Here’s Tanabe’s full explanation:

Nintendo’s Kensuke Tanabe has long been associated with Retro Studios. While working with the company, Tanabe acted as producer (or co-producer) on all of its games – the Metroid Prime and Donkey Kong Country titles. Now, however, the two sides “are allegedly no longer on good terms,” according to a report from Liam Robertson.

Here’s one excerpt from Robertson’s report:

“Last year, I was investigating Tanabe with regards to this. This involved speaking to a number of developers who had worked alongside him. The way in which they all described Tanabe’s directorial style was fascinating. Their words built up a portrait in my mind of a Gordon Ramsey esque figure who strived for perfection and berated anything short of it. It’s difficult for me to fully convey my impressions of him without explicitly detailing the anecdotes shared with me in confidence, which could compromise those involved; but I will try my best to elaborate.

Gamasutra has several quotes up from producer Risa Tabata and Kensuke Tanabe, who work with external teams at Nintendo. Tabata has been involved with games such as Metroid Prime while Tanabe has been with the company for nearly three decades.

While speaking with Tabata and Tanabe, Gamasutra asked about how Nintendo tends to make its games, working with external developers, and even amiibo. Continue on below for their thoughts.

Nintendo has tried a few different concepts with Chibi-Robo over the years. We know that it started out as an adventure game of sorts, but the series has since dabbled with photographs and now platforming. This is all intentional, as Nintendo seems to have struggled making the character a mainstream success.

Kensuke Tanabe, a producer from the company, recently spoke with The Verge about how it hasn’t been easy making Chibi-Robo resonate with all players. He also suggested that Zip Lash could be the last entry in the franchise if it doesn’t perform well.

“To be honest, this might be the last chance for us.”

“I’ve continually thought about ways to build this into a mainstream success. We’ve challenged ourselves in assorted ways along those lines, but I can’t say that we’ve found the answer yet.”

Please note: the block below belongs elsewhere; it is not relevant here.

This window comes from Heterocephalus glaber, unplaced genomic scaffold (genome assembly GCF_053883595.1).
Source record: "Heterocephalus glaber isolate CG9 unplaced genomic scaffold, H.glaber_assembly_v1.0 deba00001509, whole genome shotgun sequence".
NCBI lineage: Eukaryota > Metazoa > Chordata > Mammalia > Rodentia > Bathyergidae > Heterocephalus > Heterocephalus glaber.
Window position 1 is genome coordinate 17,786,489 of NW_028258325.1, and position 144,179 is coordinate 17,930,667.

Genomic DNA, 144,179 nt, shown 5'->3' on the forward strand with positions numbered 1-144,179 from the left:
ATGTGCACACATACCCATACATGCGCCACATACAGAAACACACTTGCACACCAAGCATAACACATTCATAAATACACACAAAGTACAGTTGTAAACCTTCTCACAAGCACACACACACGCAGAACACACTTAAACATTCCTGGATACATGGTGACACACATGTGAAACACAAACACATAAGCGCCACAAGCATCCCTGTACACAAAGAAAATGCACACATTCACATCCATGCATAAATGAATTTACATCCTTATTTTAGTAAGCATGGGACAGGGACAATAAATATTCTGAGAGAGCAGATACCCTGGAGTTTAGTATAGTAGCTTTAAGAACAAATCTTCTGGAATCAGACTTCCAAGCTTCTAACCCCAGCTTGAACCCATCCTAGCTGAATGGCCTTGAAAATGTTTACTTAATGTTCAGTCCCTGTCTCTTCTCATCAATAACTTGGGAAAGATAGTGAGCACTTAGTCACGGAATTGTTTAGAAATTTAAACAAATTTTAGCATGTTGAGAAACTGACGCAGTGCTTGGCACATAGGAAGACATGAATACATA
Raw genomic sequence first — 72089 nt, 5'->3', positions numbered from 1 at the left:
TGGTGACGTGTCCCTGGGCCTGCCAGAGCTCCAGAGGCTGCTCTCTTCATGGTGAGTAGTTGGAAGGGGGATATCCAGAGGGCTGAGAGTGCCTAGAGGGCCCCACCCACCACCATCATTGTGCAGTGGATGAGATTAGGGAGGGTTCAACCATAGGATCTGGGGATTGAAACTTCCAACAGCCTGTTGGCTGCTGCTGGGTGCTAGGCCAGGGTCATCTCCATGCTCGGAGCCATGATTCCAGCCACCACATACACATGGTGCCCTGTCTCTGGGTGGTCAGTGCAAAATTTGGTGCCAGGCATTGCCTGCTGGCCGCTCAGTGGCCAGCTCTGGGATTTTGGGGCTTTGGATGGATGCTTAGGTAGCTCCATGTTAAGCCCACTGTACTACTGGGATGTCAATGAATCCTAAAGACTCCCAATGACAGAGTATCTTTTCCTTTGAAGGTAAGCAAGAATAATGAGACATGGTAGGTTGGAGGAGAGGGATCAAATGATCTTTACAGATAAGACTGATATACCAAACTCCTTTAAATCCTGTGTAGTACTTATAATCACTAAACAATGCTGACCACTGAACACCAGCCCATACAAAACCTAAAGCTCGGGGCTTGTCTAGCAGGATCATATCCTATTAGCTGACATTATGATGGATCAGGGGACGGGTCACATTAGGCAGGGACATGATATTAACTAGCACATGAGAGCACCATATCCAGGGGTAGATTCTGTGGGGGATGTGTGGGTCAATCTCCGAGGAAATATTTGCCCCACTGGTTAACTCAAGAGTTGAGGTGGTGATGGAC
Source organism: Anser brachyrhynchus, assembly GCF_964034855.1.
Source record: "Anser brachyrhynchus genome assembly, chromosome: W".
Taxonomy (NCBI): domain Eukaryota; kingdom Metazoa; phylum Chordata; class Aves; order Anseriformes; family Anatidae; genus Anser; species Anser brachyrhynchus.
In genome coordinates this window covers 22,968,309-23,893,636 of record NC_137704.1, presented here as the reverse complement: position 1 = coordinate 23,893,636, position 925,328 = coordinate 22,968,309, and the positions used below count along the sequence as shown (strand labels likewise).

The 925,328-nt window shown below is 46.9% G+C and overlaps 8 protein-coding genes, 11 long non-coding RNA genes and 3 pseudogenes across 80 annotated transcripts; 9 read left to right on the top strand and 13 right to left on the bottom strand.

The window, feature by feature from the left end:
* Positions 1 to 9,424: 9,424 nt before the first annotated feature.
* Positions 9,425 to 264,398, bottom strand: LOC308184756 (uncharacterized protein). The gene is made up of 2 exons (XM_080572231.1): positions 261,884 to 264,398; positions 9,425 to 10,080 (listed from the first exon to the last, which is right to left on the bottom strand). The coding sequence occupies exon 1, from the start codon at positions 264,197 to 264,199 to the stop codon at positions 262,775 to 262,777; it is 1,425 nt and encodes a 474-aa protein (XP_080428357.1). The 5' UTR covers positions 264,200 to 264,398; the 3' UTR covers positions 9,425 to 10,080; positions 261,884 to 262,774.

Tanabe went on to discuss Zip Lash’s origins:

“The first thing we decided upon was that we’d make an action game that took advantage of his plug and cord. We then placed the core of the gameplay on using it like a grappling hook, throwing it into a faraway edge and using that to traverse gaps and so on. As we kept thinking about ideas, we naturally settled on the 2D side-scrolling format. If the character can gain more recognition, I believe we’ll have a chance to produce another adventure-style game for a large number of people. I’m hoping that we made the right choice for this game’s play style.”

“Instead of trying to come up with a character we thought would be a commercial success, it was more like we first had the Chibi-Robo character, and then we thought about what kind of game we could make that’d portray this character in as attractive a way as possible. It’s kind of fun along those lines, like taking an artist I’ve found and trying to mold him into a famous creator. That, of course, also creates its own unique challenges.”

If Chibi-Robo does manage to capture success, it’s possible that he’ll appear in other places… liker Smash Bros. perhaps? Tanabe said: “If we receive an offer, we’ll think about it.”